Prevents excess blood loss and stops pathogens from entering the blood stream.
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What is ventilation?
The process whereby air or water passes into or over a respiratory surface such as lungs or gills.
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What is inspiration?
The movement of air into the lungs.
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What is expiration?
The movement of air out of the lungs.
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What is respiration?
The release of energy from glucose and oxygen.
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What is tidal volume?
The volume of air breathed in or out in a normal breath.
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What is vital capacity?
The maximum volume of air which can be used for gas exchange in the lungs.
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What is residual air?
The volume of air that stays in the lungs even at the end of a maximum breath out.
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How can you measure lung capacity?
Using a spirometer.
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Starting with the mouth, explain the path of food during digestion.
Mouth, esophagus, stomach, small intestine, large intestine, rectum, ****.
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What is egestion?
Getting rid of solid waste(undigested foods)
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What is excretion?
Getting rid of waste through bodily processes, e.g sweating, urine.
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Why does blood pressure vary in the arteries?
Because pressure is high when heart contracts and is low when heart relaxes.
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What happens during fertilisation?
The nucei of egg and sperm cells fuse together. The haploid cells become diploid cells.
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What age is a women fertile?
Approximately from the age of 13 to 50.
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What does FSH do and where is it produced?
It promotes and stimulates growth and maturity of an egg in the ovaries, produced in the pituitary gland.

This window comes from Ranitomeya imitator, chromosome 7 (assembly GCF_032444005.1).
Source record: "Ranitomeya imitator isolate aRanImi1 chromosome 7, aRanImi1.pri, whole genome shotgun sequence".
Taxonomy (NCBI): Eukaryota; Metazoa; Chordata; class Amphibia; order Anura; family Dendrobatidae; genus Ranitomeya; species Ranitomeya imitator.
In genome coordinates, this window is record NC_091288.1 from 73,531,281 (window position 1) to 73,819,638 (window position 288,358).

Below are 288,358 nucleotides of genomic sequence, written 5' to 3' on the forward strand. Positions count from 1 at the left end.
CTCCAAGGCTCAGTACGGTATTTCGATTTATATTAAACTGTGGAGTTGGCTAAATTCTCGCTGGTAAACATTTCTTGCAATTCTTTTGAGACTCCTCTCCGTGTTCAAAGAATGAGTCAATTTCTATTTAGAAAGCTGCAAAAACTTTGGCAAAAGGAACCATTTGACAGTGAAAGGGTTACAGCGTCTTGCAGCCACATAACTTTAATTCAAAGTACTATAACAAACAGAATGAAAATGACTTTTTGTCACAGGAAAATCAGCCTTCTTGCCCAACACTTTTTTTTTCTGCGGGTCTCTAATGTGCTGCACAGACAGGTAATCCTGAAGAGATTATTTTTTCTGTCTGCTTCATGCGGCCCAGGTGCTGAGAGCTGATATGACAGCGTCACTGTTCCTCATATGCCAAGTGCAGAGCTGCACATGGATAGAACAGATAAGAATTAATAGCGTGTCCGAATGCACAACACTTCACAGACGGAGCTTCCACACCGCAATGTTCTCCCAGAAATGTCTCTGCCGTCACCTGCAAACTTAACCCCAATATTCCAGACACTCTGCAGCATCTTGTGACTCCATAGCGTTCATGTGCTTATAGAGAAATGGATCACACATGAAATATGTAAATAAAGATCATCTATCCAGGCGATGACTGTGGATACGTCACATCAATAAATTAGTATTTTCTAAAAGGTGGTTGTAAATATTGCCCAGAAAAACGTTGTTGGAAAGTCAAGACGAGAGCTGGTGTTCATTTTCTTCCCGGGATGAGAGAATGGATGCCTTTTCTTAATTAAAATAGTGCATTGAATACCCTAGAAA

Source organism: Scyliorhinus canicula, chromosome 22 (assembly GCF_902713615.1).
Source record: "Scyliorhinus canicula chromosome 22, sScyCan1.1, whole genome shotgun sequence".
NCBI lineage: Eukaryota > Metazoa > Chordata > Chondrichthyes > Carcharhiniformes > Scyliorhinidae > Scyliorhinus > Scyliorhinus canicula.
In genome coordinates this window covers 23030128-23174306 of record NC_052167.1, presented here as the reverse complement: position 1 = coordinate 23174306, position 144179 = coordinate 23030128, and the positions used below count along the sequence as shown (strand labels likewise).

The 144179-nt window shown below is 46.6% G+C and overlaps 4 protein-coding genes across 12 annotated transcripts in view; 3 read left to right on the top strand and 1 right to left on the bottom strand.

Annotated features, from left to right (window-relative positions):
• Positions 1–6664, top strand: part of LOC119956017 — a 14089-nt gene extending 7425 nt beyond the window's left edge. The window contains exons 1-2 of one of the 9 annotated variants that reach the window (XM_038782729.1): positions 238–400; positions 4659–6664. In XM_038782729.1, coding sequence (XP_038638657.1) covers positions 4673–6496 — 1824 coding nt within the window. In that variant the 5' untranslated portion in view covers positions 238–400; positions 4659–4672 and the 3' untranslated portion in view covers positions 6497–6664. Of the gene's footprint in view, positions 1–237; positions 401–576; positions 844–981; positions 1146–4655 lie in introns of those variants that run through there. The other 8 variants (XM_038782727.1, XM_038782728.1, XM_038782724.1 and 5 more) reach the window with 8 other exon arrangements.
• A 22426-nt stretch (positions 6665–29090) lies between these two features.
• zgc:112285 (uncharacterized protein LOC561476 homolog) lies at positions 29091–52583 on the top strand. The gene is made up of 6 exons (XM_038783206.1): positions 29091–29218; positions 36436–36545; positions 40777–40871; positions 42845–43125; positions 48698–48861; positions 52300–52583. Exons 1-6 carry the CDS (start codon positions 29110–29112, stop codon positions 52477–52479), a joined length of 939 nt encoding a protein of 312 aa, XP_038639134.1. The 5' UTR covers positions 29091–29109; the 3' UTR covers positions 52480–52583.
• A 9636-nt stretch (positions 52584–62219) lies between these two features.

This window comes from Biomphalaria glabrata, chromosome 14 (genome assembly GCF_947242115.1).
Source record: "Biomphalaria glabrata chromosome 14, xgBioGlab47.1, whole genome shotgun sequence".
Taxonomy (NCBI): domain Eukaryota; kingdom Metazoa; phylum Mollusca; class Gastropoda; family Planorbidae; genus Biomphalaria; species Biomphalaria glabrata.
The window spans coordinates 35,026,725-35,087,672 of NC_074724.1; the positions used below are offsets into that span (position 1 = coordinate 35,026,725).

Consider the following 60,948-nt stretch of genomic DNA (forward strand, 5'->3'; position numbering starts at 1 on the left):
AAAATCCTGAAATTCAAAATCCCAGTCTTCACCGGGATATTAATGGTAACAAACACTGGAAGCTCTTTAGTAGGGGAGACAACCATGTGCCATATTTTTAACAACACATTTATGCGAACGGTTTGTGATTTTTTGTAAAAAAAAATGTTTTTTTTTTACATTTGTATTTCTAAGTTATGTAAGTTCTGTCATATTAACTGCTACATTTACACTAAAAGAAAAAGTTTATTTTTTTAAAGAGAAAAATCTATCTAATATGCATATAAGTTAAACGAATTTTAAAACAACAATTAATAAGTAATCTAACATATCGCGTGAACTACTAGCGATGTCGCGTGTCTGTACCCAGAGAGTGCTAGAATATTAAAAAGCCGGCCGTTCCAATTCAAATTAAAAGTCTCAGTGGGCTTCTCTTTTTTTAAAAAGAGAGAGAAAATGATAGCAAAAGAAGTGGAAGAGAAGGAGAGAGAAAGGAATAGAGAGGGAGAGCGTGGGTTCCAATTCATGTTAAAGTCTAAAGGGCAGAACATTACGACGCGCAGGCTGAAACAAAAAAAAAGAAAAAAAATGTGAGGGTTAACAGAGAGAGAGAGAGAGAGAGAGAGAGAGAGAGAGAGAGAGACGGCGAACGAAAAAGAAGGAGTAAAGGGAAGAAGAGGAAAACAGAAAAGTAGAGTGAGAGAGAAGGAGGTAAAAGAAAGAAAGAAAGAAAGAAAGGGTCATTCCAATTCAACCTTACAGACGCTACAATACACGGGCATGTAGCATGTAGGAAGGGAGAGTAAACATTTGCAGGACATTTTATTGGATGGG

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What does oestrogen do and where is it released?
It stops the pituitary glad producing FSH and causes the lining of the uterus to thicken and the production of LH, released in the ovaries.
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What does LH do and where is it produced?
Causes the egg follicle to be released (ovulation), LH is produced in the pituitary gland.
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What does progesterone do and where is it produced?
Maintains uterus lining and stops the production of LH and is produced in the ovaries.
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What is infertility?
The inability of a couple to get pregnant.
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Name the different treatments for infertility.
IVF, fertility drugs(FSH), ovary transplant, surrogacy, donors, artificial insemination.
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What are the two foetal treatments?
Ultrasound - detect the sex, can check for early signs of defects. Amniocentesis - tests cells in the amniotic fluid which surrounds the foetus, can detect abnormalities.
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How can you control fertility?
Using A contraceptive pill, which contain hormones that inhibit FSH production so no egg is released.
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What are the 5 stages of human growth?
Infancy, childhood, adolescence, adulthood, old age.
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What 4 things can affect the rate of growth?
Diet, exercise, illness/disease/growth hormone production.
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What is dwarfism?
The lack of growth hormone.
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What is giantism?
The production of too much growth hormone.
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What is differential growth?
When different parts of the body, grow at different speeds.
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Why has life expectancy increased?
Better technology/medicine/lifestyle/living conditions/sanitation and fewer industrial diseases.
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Why might organs need replacing?
They become damaged/diseased/traumatized.
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Where do organs for donation come from?
Dead or living donors.
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What is a donor?
Someone who gives up organs to help others.
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What is a recipient?
Somebody receiving an organ.
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What are the terms of organ donation?
It is an opt-in system where you must sign up to donate organs.
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Card 2

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Examples of animals with an endoskeleton?

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Humans, frogs, sharks.

Card 3

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What is an exoskeleton?

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Card 4

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What are the disadvantages of having an exoskeleton?

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Card 5

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Examples of animals with an exoskeleton?